The Virginia Department of Motor Vehicles' in-road sensor technology enables weigh station techs to identify commercial vehicles traveling with flat, missing, mismatched or underinflated tires. (Pictured: Tire anomaly screening using TACS in Cordelia, California.) - Photo: IRD

The Virginia Department of Motor Vehicles' in-road sensor technology enables weigh station techs to identify commercial vehicles traveling with flat, missing, mismatched or underinflated tires. (Pictured: Tire anomaly screening using TACS in Cordelia, California.)

Photo: IRD

Using in-road sensors, the Virginia Department of Motor Vehicles was able to identify and remove 13,000 unsafe tires from commercial vehicles traveling on Interstate 81 in one year.

The sensor technology, called Tire Anomaly and Classification System (TACS), enables weigh station technicians to identify commercial vehicles traveling with flat, missing, mismatched or underinflated tires and call the driver into the station to arrange for a repair.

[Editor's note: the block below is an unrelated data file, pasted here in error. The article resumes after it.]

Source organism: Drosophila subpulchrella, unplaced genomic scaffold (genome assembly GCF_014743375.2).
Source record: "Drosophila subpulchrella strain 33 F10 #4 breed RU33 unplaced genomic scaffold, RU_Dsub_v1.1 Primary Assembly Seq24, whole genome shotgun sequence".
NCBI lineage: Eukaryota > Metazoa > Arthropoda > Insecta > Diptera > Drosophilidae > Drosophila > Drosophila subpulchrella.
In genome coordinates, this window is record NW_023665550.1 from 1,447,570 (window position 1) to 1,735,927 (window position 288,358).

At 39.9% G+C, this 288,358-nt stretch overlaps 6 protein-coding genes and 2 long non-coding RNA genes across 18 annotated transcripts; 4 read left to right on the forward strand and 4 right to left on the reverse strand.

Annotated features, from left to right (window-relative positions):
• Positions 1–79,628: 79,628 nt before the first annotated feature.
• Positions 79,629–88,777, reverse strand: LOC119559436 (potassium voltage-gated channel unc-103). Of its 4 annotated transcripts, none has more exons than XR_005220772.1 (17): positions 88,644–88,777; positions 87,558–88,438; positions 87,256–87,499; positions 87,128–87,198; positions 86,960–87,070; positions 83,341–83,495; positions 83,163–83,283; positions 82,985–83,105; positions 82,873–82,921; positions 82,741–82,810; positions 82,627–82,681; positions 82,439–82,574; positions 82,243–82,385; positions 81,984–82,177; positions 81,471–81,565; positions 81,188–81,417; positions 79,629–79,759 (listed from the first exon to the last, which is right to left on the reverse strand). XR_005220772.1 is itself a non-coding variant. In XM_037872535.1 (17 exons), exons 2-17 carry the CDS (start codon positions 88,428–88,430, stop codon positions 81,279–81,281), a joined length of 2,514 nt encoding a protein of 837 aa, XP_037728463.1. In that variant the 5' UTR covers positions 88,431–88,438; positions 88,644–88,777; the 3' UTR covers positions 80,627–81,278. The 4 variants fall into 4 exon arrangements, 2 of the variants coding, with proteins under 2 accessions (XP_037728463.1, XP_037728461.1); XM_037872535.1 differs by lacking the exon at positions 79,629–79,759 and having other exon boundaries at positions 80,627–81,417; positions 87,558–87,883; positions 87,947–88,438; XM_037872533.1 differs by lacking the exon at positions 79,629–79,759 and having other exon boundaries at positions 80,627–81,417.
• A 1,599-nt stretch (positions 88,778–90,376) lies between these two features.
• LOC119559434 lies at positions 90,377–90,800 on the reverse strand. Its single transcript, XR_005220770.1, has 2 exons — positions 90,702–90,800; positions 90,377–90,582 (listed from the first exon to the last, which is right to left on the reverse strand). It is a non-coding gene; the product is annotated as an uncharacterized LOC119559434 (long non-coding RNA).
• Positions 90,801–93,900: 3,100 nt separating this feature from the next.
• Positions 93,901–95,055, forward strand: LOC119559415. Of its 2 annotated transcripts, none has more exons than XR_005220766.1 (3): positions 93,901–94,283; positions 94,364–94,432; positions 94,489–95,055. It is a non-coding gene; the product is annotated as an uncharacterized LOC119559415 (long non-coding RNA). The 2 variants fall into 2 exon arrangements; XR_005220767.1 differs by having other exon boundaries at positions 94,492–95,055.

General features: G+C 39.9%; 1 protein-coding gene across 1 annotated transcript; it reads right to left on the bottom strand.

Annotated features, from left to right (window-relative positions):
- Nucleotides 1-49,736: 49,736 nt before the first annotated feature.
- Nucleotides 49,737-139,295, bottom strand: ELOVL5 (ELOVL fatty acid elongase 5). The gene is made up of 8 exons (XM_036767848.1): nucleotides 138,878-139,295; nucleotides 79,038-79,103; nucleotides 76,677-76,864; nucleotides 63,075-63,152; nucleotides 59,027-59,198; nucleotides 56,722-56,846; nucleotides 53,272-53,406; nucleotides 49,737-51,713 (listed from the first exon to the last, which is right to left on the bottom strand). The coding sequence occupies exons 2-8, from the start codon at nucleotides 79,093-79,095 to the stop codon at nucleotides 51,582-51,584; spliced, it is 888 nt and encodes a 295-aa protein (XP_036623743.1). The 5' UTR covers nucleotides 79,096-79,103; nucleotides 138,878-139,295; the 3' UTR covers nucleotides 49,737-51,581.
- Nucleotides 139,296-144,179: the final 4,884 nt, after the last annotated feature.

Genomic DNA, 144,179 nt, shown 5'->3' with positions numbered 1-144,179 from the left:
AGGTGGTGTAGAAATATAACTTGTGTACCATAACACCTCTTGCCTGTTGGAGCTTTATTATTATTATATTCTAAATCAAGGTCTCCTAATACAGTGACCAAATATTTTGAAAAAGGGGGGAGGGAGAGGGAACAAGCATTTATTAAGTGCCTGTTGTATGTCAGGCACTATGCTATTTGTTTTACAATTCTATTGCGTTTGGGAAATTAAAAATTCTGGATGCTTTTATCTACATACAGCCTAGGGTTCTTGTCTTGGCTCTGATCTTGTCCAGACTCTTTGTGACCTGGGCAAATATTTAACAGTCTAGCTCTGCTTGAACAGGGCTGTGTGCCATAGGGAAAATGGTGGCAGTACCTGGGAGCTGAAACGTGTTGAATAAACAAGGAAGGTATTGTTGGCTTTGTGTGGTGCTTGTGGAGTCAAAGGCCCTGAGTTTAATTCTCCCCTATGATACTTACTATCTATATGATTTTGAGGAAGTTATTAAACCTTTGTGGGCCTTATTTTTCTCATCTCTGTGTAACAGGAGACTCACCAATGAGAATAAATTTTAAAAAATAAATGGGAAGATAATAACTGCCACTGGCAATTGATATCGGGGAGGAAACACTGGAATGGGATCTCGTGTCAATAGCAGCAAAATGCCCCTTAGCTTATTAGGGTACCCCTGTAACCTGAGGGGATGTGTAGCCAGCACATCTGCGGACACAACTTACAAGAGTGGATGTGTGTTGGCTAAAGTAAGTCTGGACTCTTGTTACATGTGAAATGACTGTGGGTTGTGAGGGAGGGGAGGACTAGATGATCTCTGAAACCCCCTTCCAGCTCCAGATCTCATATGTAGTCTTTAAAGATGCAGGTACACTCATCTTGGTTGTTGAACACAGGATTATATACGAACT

TACS was installed at the Stephens City Motor Carrier Service Center along I-81 near Winchester in June 2020. An average of nearly 1,200 unsafe tires are detected each month. This year, DMV will install the TACS technology, produced by International Road Dynamics Inc., at the Troutville Motor Carrier Service Center on I-81 near Roanoke and the Alberta Motor Carrier Service Center on I-85.

"Tire blowouts can cause serious crashes. By detecting unsafe tires, most times before a truck driver even knows there is a problem, we can prevent crashes from occurring and save lives," said DMV Commissioner Richard Holcomb, the Governor's Highway Safety representative.

DMV operates 13 permanent motor carrier service centers and 12 mobile crews throughout the Commonwealth. A typical motor carrier service center is staffed with size and weight compliance agents who weigh vehicles, collect truck data and partner with the Virginia State Police to issue citations for non-compliance.

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